Photodisinfection is a topical, non-antibiotic antimicrobial therapy that destroys a broad spectrum of pathogens including fungi, bacteria and virus without damaging human tissue. Unlike antibiotics, Photodisinfection selectively kills virulence factors such as the endotoxins and exotoxins produced by pathogens, leading to a clinically observable anti-inflammatory effect. The treatment process takes only minutes, making it over 1,000 times more effective at biofilm killing than antibiotics.
Photodisinfection is a minimally invasive non-thermal therapy involving the light activation of a photosensitizer to eliminate topical infections in a highly targeted approach. Photodisinfection has been proven to be safe and effective in other applications such as for the dental, sinusitis and hospital acquired infection prevention markets. In dentistry, Photodisinfection has been proven to be highly effective for the treatment of caries, endodontics, restorative dentistry, periodontitis, peri-implantitis and halitosis. Many new applications of Photodisinfection are now under development.
The Photodisinfection Process: Instant Antimicrobial Therapy
Apply Photosensitizer to Infection Site & Illuminate with Appropriate Wavelength for Several Minutes
A photosensitizing solution is applied to the treatment site where the photosensitizer molecules preferentially bind to the targeted microbes. The photosensitizer molecules are inactive at this stage. A light of a specific wavelength and intensity illuminates the treatment site and a photocatalytic reaction occurs. The wavelength is carefully chosen to maximize absorption of light energy by the photosensitizer.
This 2 step procedure results in the destruction of the targeted microbes and their virulence factors without damaging host cells. This reaction involves the formation of short-lived, highly reactive free-radical oxygen species. These radicals cause a physical disruption of the microbial cell membrane through oxidative reactions, resulting in immediate rupture and destruction of the cell. This process occurs in seconds with total kills completed in minutes.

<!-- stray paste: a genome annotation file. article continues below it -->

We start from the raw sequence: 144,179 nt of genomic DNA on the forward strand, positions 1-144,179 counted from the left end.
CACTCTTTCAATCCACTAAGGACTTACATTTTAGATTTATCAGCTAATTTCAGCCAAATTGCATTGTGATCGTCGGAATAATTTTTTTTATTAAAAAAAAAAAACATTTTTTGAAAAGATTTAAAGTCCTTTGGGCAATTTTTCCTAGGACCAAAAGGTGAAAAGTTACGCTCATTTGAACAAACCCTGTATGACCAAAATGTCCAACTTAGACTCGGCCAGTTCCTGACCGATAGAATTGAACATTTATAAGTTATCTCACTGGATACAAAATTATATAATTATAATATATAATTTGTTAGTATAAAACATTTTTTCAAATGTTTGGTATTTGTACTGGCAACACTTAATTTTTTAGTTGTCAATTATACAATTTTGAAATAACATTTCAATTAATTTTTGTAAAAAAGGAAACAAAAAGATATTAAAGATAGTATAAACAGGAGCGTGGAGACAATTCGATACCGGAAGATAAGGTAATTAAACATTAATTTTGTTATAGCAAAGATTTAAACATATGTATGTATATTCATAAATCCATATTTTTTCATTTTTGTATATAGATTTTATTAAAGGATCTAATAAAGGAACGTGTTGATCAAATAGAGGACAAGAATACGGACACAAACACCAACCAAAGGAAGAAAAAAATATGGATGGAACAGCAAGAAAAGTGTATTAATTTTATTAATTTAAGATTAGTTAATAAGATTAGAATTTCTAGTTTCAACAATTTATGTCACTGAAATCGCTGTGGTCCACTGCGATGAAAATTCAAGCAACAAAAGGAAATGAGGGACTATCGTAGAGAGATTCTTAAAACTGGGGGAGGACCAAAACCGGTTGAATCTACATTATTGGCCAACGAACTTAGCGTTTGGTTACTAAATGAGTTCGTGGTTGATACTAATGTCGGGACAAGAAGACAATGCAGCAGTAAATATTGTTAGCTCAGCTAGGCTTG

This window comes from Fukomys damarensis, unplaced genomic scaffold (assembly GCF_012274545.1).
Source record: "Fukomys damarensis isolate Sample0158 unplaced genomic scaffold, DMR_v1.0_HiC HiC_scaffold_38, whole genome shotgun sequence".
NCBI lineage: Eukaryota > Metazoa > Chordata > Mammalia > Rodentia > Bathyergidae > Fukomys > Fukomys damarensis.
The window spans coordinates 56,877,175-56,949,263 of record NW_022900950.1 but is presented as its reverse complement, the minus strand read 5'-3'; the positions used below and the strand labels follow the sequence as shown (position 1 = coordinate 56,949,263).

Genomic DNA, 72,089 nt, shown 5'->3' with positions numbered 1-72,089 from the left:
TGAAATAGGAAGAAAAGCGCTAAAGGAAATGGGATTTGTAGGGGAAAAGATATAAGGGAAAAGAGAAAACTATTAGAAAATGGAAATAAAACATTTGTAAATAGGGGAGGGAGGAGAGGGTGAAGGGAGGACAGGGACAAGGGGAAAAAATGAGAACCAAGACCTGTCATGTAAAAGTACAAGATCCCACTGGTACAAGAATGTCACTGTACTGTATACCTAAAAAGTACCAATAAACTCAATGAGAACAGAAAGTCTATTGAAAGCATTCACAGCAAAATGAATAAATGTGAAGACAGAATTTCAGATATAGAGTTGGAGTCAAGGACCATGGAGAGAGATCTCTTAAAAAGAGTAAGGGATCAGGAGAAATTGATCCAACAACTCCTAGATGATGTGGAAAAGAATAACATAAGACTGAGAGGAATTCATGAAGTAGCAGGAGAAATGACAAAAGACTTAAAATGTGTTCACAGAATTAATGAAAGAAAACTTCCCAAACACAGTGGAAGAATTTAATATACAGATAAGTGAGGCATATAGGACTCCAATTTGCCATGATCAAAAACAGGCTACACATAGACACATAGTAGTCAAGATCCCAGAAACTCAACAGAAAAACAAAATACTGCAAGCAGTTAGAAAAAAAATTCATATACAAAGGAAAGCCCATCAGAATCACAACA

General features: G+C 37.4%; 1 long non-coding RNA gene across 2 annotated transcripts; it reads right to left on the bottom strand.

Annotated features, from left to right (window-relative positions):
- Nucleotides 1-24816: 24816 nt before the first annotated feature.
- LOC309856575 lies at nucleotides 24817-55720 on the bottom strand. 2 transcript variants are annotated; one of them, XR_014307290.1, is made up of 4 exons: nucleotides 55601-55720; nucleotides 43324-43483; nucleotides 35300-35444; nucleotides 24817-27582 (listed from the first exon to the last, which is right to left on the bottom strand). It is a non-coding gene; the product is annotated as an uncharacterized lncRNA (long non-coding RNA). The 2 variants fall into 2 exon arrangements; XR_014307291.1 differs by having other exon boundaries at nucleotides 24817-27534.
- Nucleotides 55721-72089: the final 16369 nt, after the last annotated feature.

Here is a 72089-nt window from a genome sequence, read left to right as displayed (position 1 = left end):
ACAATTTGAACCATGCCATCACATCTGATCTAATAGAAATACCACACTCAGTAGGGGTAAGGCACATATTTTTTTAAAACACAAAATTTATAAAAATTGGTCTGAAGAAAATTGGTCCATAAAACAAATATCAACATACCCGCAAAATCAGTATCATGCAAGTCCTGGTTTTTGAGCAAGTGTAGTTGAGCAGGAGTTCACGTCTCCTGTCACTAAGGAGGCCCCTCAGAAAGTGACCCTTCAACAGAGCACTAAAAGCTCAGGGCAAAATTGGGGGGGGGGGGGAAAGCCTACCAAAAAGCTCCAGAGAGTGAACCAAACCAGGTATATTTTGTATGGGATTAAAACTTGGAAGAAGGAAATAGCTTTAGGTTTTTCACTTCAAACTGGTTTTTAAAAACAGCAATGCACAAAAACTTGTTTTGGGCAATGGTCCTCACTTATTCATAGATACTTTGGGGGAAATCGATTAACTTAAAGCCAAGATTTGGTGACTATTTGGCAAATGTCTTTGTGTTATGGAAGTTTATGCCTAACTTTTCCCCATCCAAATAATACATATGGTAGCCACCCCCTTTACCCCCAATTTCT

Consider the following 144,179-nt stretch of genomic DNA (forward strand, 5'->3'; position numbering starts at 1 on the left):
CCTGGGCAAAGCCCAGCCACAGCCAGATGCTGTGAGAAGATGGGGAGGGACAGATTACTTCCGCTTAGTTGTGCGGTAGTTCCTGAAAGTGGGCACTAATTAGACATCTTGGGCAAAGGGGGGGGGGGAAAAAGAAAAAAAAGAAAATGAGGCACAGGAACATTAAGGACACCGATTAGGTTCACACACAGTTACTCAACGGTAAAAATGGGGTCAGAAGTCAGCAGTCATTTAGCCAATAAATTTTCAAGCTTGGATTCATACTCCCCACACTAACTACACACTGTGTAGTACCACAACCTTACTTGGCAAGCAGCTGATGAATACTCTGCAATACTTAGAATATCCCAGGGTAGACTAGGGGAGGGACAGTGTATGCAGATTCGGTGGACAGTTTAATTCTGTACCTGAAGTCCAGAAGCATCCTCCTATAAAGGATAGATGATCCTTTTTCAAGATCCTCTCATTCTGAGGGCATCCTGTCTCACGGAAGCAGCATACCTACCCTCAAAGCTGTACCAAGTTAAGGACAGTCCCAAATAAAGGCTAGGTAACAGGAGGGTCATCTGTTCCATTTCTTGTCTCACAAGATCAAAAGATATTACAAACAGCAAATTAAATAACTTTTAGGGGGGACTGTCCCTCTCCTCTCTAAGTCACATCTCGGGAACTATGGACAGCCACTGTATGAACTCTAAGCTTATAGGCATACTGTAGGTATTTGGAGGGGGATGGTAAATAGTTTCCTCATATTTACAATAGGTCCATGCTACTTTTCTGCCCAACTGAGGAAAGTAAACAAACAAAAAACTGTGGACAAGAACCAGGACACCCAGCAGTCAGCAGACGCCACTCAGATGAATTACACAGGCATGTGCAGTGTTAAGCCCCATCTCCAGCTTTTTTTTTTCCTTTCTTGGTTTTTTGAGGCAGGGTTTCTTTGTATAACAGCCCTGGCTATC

The Photodisinfection process has also been shown to eliminate a multitude of virulence factors, unlike antibiotics. When the light isremoved, the photocatalytic reaction ceases along with all antimicrobial action. Photodisinfection does not promote the development of resistance. The Photodisinfection process is both pain-free and stress-free due to lack of side-effects or damage to human tissue.
Imagine a world where antibiotics are no longer effective and where even the simplest of illnesses, such as strep throat or a urinary tract infection, can lead to permanent disability, or even death. Now imagine the effect this may have on your family or loved ones—watching an elderly parent die from pneumonia, or a child losing a limb from an antibiotic resistant infection. Whether we like it or not, our lives have become intimately connected with the fate of antibiotics. Chances are we’ve all been treated at some point or other—for childhood illnesses, such as ear infections or strep—or even for something as small as a complicated scrape. Chances are we’ve also taken antibiotics for granted. Unfortunately, antibiotic resistance is quickly catching up to even the strongest antibiotics in our arsenal—potentially limiting their future use and effectiveness.
This is the primary focus of Antibiotic Awareness Week (Nov. 12 – 18): a campaign meant to educate various groups on the dangers of antibiotic resistance and warn of inappropriate use. Sponsored by antibioticawareness.ca, and backed by an international coalition of healthcare and disease control organizations, the event features international meetings, webinars for health professionals, fact sheets, and downloadable awareness posters. Read more »
Hospitalized children colonized with MRSA have a very real risk for invasive infections, both while in the hospital and once they leave, so mitigating this risk is a serious priority – Dr. Aaron Milstone